Tilly Lockey lost both her hands at age 15 months. But when you watch her videos, you don’t feel any sense of loss. What you see is a bright, happy teenager with unlimited potential.
Much of that is a credit to her and her family. But as she says in this video, having cool bionic arms helps.
The Bionic Revolution is here. It is already improving the lives of those who have lost physical or neurological abilities to accident, disease, or genetic disorders.
Our goal is to educate people about the latest bionic technologies available to them. We’re also trying to build public support for expanded insurance coverage to help pay for these solutions.
State of Bionic Technologies
Much of the required technology is already on the market. There is also an explosion of new devices, which is finally helping to lower prices. We’re also seeing new financing options for the first time, with the ability to purchase with monthly payments.
But we still need expanded government and insurance coverage to give those with limb differences the technology they deserve.
The core technology exists in laboratories or field trials. And there are a few above-the-elbow bionic arms commercially available. That’s the good news.
The main problem is high costs. The only ones who can currently afford these devices are military veterans through the VA. They certainly deserve them, but we need to find a way to broaden coverage to include the general public.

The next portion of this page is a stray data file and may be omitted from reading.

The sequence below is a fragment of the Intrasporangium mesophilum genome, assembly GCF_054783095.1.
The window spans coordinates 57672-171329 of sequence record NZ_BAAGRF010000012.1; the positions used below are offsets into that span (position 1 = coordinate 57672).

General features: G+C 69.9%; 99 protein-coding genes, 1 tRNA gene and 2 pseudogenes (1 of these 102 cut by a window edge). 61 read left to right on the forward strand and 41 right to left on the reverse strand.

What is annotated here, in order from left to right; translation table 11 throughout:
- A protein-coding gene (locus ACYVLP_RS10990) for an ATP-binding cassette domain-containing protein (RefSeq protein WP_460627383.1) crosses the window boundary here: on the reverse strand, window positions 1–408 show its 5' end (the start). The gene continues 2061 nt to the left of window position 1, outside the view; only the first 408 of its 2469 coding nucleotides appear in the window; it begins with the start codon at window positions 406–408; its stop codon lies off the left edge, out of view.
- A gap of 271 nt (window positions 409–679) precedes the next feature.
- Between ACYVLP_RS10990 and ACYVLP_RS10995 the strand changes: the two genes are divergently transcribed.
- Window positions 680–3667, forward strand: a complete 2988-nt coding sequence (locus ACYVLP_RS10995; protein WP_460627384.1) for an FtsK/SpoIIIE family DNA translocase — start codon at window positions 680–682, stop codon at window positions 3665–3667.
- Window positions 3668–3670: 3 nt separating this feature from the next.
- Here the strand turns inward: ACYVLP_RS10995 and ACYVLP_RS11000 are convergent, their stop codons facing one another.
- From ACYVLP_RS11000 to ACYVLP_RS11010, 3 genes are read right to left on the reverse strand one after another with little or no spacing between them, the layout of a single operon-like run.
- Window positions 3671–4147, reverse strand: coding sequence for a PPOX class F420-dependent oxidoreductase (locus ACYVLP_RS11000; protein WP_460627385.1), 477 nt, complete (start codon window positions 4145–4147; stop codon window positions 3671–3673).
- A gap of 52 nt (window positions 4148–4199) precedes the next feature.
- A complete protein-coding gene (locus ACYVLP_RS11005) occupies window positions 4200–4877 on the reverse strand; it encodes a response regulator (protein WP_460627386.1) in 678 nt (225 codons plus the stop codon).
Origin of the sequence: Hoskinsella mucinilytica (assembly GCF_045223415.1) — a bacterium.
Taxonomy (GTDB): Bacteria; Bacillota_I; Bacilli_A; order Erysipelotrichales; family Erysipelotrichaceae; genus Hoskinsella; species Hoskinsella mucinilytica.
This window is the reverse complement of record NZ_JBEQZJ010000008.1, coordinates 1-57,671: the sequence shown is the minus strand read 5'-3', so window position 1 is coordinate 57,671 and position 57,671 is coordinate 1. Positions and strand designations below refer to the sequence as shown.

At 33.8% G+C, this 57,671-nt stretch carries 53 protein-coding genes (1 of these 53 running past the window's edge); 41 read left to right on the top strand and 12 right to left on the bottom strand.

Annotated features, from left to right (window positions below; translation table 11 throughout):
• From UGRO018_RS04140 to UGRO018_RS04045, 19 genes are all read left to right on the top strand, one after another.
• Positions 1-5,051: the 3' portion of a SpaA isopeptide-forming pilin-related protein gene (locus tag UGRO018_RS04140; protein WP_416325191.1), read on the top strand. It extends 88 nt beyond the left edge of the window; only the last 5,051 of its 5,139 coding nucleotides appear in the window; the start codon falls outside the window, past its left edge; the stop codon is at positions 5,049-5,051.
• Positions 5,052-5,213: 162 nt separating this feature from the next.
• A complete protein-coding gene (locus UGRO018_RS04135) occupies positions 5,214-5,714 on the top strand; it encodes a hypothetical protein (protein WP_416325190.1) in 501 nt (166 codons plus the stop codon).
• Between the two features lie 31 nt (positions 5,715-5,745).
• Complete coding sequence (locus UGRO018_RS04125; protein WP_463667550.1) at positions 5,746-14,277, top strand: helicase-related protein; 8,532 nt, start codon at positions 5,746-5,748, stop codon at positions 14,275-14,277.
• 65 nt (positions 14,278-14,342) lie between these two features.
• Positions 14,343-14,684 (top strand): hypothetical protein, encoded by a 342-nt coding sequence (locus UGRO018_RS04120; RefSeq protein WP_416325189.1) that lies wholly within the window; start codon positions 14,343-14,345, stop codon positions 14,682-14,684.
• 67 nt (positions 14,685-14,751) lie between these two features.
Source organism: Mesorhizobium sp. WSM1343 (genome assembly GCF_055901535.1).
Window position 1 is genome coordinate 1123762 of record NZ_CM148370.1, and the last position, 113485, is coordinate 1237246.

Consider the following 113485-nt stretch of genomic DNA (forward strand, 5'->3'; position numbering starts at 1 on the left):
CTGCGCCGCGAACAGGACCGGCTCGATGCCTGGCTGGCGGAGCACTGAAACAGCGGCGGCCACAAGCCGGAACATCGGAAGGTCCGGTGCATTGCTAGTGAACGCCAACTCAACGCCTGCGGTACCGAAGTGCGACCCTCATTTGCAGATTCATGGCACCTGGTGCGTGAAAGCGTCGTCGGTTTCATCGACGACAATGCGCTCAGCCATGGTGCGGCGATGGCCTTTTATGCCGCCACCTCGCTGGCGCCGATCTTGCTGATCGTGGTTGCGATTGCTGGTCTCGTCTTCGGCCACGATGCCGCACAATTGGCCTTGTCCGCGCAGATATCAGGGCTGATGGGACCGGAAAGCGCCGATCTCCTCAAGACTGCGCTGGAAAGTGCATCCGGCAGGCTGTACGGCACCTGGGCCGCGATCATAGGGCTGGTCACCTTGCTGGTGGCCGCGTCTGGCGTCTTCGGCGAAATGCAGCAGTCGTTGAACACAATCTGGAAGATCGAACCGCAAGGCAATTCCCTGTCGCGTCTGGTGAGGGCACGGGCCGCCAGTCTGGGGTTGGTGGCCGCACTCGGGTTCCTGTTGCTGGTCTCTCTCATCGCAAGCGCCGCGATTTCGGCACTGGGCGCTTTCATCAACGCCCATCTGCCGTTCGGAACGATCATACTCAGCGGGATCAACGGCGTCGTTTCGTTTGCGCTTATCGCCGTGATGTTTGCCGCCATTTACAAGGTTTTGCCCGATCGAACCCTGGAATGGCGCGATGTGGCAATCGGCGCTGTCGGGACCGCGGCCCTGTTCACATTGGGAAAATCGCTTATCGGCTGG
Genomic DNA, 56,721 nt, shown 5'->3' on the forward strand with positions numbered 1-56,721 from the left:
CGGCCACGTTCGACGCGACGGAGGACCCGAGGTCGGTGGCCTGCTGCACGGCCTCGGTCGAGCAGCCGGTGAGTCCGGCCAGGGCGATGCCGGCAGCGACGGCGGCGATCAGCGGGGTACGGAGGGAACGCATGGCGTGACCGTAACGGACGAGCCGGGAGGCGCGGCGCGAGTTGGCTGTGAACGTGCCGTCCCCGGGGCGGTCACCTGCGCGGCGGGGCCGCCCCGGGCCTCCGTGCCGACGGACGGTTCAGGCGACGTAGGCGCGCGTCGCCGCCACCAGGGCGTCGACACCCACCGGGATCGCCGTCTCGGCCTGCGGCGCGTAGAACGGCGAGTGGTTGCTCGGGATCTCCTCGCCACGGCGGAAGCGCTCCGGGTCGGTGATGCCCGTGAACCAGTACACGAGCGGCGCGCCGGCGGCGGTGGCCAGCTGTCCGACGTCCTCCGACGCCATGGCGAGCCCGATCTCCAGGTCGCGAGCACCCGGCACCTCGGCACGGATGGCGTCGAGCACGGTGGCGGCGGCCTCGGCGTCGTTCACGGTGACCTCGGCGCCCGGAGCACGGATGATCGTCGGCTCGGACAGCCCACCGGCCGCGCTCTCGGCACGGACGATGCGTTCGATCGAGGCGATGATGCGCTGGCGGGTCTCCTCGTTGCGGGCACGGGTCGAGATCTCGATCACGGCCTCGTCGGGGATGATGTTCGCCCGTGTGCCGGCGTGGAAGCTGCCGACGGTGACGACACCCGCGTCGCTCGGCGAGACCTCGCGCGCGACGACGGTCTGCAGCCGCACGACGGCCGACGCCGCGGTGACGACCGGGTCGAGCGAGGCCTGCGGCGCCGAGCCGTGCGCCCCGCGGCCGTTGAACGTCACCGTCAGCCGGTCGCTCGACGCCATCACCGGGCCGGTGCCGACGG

Bionic legs consist mainly of bionic knees and ankles. These are available commercially and do a fantastic job of improving mobility while reducing the stress on other joints.
New technology breakthroughs like mind-control and sensory feedback are also starting to make their way into these devices.
The problem again is one of costs. We have to find a way to make these wonderful devices available to all.
Latest Technology Articles
Partial hand amputations account for nearly 2/3 of all upper limb amputations. Bionic partial hand prostheses are ideal for these situations, but they’re also very expensive. Hi-tech body-powered and ratcheting mechanical prostheses, by comparison, are much more affordable.
Blatchford’s Elan Foot is another worthy competitor in the microprocessor foot/ankle market. Its ability to automatically adjust both dorsiflexion and plantarflexion resistance on each step produces a smooth gait on many different types of terrain, including ramps, slopes, and stairs.
The innovators featured in this post are all accomplished scientists, engineers, and/or inventors. They have all made significant contributions to the advancement of bionic limbs. But what makes them truly special is their passion to improve the lives of those…